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Review – A Lady’s Reputation

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A Lady’s Reputation

by Amy D’Orazio

A Lady's Reputation

Genres: Historical Fiction, Historical Romance, Classical Re-write, Adult
Release Date: July 29, 2019
Pages: 470
Purchase from: Amazon
My Rating: ★★★★★

“Mr. Darcy, I am eager to hear your explanation for the fact that quite a few people believe we are engaged.”

It starts with a bit of well-meant advice. Colonel Fitzwilliam suggests to his cousin Darcy that, before he proposes to Elizabeth Bennet in Kent, perhaps he ought to discuss his plans with their families first.

What neither man could have predicted however was that Lord Matlock would write the news to his sister, or that Viscount Saye would overhear and tell his friends, or that his friends might slip a little and let their friends know as well. The news spreads just as quickly through Hertfordshire once Mrs Bennet opens the express Mr Bennet receives from Mr Darcy, and in a matter of days, it seems like everyone knows that Mr Darcy has proposed marriage to Elizabeth Bennet.

Everyone, that is, except Elizabeth herself.

Her refusal is quick and definite—until matters of reputation, hers as well as Jane’s, are considered. Then Mr Darcy makes another offer: summer at Pemberley so that Jane can be reunited with Mr Bingley and so that he can prove to Elizabeth he is not what she thinks of him. Falling in love with him is naturally impossible…but once she knows the man he truly is, will she be able to help herself?


A Lady’s Reputation (ALR) is a hilarious, angst-filled romance. The book is remarkably fast-paced, but so fun. It seems as though everything that could go wrong, does. But, somehow, it all works out in the end.

Georgiana is the glue in ALR between Darcy and Elizabeth. Her enthusiasm for the match and her eagerness to make friends with Elizabeth seems to provide a focal point for both Elizabeth and Darcy to keep trying.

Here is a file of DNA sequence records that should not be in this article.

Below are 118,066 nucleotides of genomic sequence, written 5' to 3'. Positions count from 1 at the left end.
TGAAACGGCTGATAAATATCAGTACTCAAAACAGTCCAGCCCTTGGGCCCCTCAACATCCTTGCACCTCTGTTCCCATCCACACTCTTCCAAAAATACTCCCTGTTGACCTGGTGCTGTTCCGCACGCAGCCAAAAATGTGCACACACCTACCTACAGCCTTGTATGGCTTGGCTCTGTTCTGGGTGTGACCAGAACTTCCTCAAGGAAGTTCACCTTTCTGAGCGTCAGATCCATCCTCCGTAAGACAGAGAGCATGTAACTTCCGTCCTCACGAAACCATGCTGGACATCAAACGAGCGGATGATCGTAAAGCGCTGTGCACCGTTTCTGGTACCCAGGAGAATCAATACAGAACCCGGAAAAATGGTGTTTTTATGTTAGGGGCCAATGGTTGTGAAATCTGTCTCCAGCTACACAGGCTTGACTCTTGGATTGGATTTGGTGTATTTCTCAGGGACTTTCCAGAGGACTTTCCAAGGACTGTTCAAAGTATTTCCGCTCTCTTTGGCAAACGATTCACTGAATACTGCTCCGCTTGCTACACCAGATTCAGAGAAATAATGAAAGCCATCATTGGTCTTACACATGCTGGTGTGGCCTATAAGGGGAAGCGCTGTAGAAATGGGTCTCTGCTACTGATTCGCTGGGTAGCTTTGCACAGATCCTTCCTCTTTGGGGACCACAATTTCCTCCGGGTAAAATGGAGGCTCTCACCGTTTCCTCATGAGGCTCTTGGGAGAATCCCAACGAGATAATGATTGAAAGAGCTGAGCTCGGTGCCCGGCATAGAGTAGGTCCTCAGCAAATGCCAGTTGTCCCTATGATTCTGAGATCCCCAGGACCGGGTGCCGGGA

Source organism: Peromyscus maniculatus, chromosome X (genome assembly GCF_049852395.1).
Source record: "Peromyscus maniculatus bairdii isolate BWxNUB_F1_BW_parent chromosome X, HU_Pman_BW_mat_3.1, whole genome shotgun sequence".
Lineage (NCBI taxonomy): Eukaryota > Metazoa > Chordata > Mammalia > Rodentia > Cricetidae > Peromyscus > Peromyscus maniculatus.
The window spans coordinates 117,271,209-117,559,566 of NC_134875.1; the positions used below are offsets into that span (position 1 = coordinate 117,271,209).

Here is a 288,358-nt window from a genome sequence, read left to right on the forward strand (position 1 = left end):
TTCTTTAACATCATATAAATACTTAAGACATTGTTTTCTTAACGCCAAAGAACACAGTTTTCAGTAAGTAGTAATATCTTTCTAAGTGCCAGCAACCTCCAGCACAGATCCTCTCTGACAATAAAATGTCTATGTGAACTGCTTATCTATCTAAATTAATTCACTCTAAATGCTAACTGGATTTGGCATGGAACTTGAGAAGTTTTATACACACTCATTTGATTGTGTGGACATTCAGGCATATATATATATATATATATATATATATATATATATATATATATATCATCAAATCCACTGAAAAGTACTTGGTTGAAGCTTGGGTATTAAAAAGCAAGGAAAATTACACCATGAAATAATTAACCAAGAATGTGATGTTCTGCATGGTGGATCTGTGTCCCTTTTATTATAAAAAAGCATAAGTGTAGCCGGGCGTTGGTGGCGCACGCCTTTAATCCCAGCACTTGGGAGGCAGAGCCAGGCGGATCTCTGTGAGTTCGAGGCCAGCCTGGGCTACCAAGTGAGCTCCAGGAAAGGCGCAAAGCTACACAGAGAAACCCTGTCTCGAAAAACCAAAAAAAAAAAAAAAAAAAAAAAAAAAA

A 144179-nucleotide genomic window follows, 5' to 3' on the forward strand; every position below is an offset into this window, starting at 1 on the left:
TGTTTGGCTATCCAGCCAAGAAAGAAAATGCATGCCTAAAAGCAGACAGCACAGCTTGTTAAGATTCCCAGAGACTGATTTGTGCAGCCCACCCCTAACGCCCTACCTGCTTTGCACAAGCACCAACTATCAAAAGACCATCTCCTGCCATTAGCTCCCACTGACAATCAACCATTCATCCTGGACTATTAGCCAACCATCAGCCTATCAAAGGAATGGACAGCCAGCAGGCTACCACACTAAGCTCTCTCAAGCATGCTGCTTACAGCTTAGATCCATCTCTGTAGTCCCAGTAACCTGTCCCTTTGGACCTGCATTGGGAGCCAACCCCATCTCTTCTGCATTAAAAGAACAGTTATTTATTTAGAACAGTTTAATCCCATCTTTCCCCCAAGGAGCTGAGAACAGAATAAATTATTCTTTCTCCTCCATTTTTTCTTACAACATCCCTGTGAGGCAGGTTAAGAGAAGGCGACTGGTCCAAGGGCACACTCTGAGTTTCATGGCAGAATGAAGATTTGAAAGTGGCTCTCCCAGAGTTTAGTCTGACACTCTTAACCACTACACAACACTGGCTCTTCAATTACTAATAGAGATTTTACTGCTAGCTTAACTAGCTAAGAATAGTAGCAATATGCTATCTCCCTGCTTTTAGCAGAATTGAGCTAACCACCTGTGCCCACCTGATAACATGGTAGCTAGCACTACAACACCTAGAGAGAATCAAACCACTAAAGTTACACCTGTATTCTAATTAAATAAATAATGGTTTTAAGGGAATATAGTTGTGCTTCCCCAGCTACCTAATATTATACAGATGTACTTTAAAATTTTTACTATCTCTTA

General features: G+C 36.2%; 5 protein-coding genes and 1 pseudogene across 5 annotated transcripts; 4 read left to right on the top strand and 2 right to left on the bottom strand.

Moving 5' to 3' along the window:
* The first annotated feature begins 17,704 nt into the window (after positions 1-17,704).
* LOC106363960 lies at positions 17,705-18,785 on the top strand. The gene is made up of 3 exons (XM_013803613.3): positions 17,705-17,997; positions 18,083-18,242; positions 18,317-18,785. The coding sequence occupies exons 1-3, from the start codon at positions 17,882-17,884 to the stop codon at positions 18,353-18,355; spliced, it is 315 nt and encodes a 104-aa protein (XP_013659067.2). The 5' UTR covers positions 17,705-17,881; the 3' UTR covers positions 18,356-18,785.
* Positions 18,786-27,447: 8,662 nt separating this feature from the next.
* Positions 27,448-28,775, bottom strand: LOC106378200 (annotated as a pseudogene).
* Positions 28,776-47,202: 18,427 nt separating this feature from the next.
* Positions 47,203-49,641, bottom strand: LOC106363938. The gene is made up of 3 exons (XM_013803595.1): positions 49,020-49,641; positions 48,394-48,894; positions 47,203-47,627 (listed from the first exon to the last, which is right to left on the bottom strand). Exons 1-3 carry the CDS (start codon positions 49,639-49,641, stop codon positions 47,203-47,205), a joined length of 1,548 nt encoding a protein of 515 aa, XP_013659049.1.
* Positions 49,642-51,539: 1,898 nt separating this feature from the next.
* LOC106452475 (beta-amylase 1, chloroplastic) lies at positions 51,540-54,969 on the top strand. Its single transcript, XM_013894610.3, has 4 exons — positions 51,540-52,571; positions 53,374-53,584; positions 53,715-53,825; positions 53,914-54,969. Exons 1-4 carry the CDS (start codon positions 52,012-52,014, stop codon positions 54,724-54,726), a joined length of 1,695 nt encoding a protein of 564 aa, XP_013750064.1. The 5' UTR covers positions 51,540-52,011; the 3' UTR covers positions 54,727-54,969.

Click to Reveal Spoilers

Wickham is almost nonexistent in ALR, although Ms. D’Orazio does lead you to believe he is involved. Instead, Bingley, of all people, is the villain. While surprising, Ms. D’Orazio makes it work with his character arc.

Having a different villain gives this Pride and Prejudice rewrite a fresh perspective. Jane is a stronger character, and has a better developed growth arc. Elizabeth has a more specific and detailed development of her feelings for Mr. Darcy, as well.

The Fitwilliams are a large part of ALR, offering a look at fringe characters and balancing out the silly family scales between Elizabeth and Darcy.

Just read ALR. It’s fabulous. You’ll likely laugh; you’ll almost certainly find something to enjoy and relate to.

About the Author

Amy D’Orazio is a long time devotee of Jane Austen and fiction related to her characters. She began writing her own little stories to amuse herself during hours spent at sports practices and the like and soon discovered a passion for it. By far, however, the thing she loves most is the connections she has made with readers and other writers of Austenesque fiction. A

Amy currently lives in Pittsburgh with her husband and daughters, as well as three Jack Russell terriers who often make appearances (in a human form) in her book..

Author links: Website | Goodreads | Amazon Author Page

Disclaimer: This review is based on an eBook I borrowed from Amazon on December 20, 2020 as part of the Kindle Unlimited program.

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